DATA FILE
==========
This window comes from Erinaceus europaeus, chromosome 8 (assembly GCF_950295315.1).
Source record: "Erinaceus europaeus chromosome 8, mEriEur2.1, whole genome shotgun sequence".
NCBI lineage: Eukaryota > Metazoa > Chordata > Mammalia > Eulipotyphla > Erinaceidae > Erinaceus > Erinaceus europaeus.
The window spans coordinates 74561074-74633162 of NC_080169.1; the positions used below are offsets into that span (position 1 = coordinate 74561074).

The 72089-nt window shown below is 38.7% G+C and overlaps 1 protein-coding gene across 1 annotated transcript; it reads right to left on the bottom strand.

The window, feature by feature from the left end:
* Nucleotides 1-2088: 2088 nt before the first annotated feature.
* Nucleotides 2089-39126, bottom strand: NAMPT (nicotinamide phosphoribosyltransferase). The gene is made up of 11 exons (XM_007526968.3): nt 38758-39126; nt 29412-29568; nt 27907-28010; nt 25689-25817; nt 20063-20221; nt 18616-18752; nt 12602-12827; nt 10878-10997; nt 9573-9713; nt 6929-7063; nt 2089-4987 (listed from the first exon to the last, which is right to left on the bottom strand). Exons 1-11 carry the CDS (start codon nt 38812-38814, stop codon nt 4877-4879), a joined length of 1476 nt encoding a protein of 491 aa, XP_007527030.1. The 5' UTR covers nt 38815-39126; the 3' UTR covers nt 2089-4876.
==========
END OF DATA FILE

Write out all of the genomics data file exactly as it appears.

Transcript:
This window comes from Erinaceus europaeus, chromosome 8 (assembly GCF_950295315.1).
Source record: "Erinaceus europaeus chromosome 8, mEriEur2.1, whole genome shotgun sequence".
NCBI lineage: Eukaryota > Metazoa > Chordata > Mammalia > Eulipotyphla > Erinaceidae > Erinaceus > Erinaceus europaeus.
The window spans coordinates 74561074-74633162 of NC_080169.1; the positions used below are offsets into that span (position 1 = coordinate 74561074).

The 72089-nt window shown below is 38.7% G+C and overlaps 1 protein-coding gene across 1 annotated transcript; it reads right to left on the bottom strand.

The window, feature by feature from the left end:
* Nucleotides 1-2088: 2088 nt before the first annotated feature.
* Nucleotides 2089-39126, bottom strand: NAMPT (nicotinamide phosphoribosyltransferase). The gene is made up of 11 exons (XM_007526968.3): nt 38758-39126; nt 29412-29568; nt 27907-28010; nt 25689-25817; nt 20063-20221; nt 18616-18752; nt 12602-12827; nt 10878-10997; nt 9573-9713; nt 6929-7063; nt 2089-4987 (listed from the first exon to the last, which is right to left on the bottom strand). Exons 1-11 carry the CDS (start codon nt 38812-38814, stop codon nt 4877-4879), a joined length of 1476 nt encoding a protein of 491 aa, XP_007527030.1. The 5' UTR covers nt 38815-39126; the 3' UTR covers nt 2089-4876.